The best way to create higher price listings is to have more valuable property. Curb appeal and quality are within your control, so if you’re willing to hit the hardware store, you can make some money.
What do people actually need?
If you have tons of college-age renters, don’t expect them to have multiple cars. If you’re targeting retirees, an Olympic pool is not going to see much use. No matter what may raise values on house flipping shows, people won’t pay for or stay in a place that radically mismatches their needs.
Gardening: annuals and perennials
Unless you’re renting out Death Valley, a garden is a cheap way to add dollars to your prices. And if you are renting out a desert area, it’s even easier; there’s no need to water or irrigate a curated outdoor area. A copy of Dwell magazine or some HGTV can set you apart from the average pad.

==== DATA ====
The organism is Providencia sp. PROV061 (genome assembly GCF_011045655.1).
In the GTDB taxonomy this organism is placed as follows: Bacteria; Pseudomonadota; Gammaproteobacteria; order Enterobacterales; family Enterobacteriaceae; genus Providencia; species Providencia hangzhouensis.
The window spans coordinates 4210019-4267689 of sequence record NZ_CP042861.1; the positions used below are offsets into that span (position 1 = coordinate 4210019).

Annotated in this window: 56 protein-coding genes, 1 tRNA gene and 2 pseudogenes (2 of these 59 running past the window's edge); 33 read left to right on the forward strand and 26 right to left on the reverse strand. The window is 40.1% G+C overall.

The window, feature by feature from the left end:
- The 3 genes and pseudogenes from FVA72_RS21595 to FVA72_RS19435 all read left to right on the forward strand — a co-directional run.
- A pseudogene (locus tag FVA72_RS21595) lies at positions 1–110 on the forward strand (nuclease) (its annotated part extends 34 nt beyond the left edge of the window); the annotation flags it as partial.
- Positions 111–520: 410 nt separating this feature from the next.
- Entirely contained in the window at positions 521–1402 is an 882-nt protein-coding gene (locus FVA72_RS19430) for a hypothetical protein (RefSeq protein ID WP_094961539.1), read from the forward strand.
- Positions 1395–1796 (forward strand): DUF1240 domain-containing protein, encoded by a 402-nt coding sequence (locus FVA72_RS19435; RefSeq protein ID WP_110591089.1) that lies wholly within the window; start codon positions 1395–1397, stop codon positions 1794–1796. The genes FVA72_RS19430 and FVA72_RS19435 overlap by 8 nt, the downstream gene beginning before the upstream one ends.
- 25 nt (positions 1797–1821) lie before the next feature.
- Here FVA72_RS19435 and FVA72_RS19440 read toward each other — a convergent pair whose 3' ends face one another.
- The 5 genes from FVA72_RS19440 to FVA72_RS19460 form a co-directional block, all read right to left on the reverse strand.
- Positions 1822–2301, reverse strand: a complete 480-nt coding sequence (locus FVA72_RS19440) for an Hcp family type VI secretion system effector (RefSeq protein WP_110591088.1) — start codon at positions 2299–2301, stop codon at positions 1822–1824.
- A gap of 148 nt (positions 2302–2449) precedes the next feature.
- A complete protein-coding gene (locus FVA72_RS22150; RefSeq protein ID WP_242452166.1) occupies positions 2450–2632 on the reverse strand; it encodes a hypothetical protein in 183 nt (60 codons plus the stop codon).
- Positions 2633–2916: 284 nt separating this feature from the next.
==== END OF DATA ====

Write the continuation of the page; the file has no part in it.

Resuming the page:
In more seasonal areas, stick with hardy plants, a good set of shrubs that last 12 months a year are better than four months of flowers. If you’re only renting a few units, feel free to specialize, but nothing persnickety; you have better things to do than weed gardens all over town.
Beware the quick fix
Unless you have a background in carpentry, don’t try and create something yourself. Uninsured additions to your property will break, shear, and get you sued. Prefabricated sheds and gazebos might be a better bet. So is a fresh coat of paint on existing structures.
If your relationship with tenants is particularly good, tell them that they can plant to their hearts' content. Obviously, don’t let your renters grow things that are illegal in your state.
Who knows, you might end up enjoying these projects, and it’s always more fun to rent out properties you’re proud of.
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